5. Take small acts of bravery. Avoiding what makes you anxious provides some relief in the short term, but can make you more anxious in the long term. Try approaching something that makes you anxious – even in a small way. The way through anxiety is by learning that what you fear isn’t likely to happen – and if it does, you’ll be able to cope with it.

  6. Challenge your self-talk. How you think affects how you feel. Anxiety can make you overestimate the danger in a situation and underestimate your ability to handle it. Try to think of different interpretations to a situation that’s making you anxious, rather than jumping to the worst-case scenario. Look at the facts for and against your thought being true.

  7. Plan worry time. It’s hard to stop worrying entirely so set aside some time to indulge your worries. Even 10 minutes each evening to write them down or go over them in your head can help stop your worries from taking over at other times.

  8. Get to know your anxiety. Keep a diary of when it’s at it’s best – and worst. Find the patterns and plan your week – or day – to proactively manage your anxiety.

  9. Learn from others. Talking with others who also experience anxiety – or are going through something similar – can help you feel less alone. Visit our Online Forums to connect with others.

  10. Be kind to yourself. Remember that you are not your anxiety. You are not weak. You are not inferior. You have a mental health condition. It’s called anxiety.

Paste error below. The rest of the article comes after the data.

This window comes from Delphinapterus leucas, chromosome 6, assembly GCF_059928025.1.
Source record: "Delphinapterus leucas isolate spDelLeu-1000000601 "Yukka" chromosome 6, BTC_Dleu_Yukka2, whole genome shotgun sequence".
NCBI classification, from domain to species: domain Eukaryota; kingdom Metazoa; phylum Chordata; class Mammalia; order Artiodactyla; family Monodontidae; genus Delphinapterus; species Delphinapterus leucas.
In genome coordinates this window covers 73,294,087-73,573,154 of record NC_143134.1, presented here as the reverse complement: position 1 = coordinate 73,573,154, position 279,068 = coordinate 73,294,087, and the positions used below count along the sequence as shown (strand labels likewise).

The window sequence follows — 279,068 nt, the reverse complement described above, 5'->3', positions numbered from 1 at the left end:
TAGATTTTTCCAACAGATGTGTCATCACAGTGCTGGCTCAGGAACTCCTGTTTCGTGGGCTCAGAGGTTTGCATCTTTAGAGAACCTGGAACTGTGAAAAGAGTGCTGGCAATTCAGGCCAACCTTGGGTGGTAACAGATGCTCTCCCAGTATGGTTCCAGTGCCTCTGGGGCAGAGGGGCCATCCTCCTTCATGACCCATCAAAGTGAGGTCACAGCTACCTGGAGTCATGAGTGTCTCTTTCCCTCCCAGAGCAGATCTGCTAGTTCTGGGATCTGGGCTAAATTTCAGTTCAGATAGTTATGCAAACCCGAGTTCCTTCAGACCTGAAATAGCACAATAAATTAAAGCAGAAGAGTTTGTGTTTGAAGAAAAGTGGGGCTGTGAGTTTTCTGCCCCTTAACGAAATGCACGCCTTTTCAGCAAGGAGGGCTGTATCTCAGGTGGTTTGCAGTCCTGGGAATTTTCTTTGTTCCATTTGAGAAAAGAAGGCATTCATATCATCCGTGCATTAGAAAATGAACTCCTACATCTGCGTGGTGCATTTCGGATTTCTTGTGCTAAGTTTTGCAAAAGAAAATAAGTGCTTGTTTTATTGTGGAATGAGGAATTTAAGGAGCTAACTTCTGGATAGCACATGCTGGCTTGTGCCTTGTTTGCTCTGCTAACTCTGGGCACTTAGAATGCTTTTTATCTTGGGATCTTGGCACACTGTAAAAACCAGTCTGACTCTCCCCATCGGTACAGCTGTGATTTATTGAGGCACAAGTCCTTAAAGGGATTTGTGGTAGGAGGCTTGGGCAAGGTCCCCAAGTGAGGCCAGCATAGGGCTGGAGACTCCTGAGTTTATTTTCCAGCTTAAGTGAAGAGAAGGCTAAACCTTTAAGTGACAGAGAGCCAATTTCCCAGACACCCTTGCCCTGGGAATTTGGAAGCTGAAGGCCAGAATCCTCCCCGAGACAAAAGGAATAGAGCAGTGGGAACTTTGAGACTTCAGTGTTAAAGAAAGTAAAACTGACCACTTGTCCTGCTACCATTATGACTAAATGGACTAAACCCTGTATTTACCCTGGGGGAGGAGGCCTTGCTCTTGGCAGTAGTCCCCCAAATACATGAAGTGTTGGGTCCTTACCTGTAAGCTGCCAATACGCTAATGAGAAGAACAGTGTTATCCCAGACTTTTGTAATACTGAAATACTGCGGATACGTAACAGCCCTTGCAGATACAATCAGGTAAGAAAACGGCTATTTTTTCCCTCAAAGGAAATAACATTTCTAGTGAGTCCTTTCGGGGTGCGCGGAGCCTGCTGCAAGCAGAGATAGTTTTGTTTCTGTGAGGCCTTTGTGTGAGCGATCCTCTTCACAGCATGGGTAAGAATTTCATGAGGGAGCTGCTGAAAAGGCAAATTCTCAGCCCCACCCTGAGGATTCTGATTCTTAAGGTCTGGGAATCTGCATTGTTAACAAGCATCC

- Canada Revenue Agency Webinar -

Canada Revenue Agency is pleased to host the following live webinars in May & June:

Indigenous Peoples Benefits and Credits Presentation on May 27, 2021 and June 22, 2021 from 1:30 – 3:00pm PST

Don’t miss out on the benefits and credits to which you may be entitled. Some of the benefits and credits to which you may be eligible for are the Canada child benefit, Disability tax credit, Child disability benefit, Goods and Services Tax/Harmonized Sales Tax Credit, and the Canada Workers Benefit. If you do your taxes after the filing deadline, your payments could be delayed. During the webinar we will be able to answer your questions live.

You can register for any of the above webinars by going to the below link and clicking on the link associated with the date of your choice:


- Simplified tax and benefit forms package for First Nations communities -

The Canada Revenue Agency (CRA) wants to make it easier for First Nations communities to file taxes and receive their entitled benefits and credits, including COVID-19 related benefits. The CRA is working to reduce the unique barriers Indigenous individuals face when it comes to accessing federal benefits and tax credits. As part of this effort, the CRA is implementing a simplified tax and benefit forms package that will make the tax process easier for Indigenous peoples.

Starting in March 2021, the CRA will mail the simplified packages to all First Nations communities across Canada. Indigenous Services Canada (ISC) and Service Canada (SC) will support in the promotion of the pilot.

The simplified package includes two new forms – the Credit and benefit short return and the Canada child benefit for First Nations form. These forms are only available on paper through band councils’ offices or via a community representative and cannot be downloaded. We encourage First Nations individuals to contact their band council’s office to get the simplified forms package.

For more information or to get help filling out the forms, First Nations can call: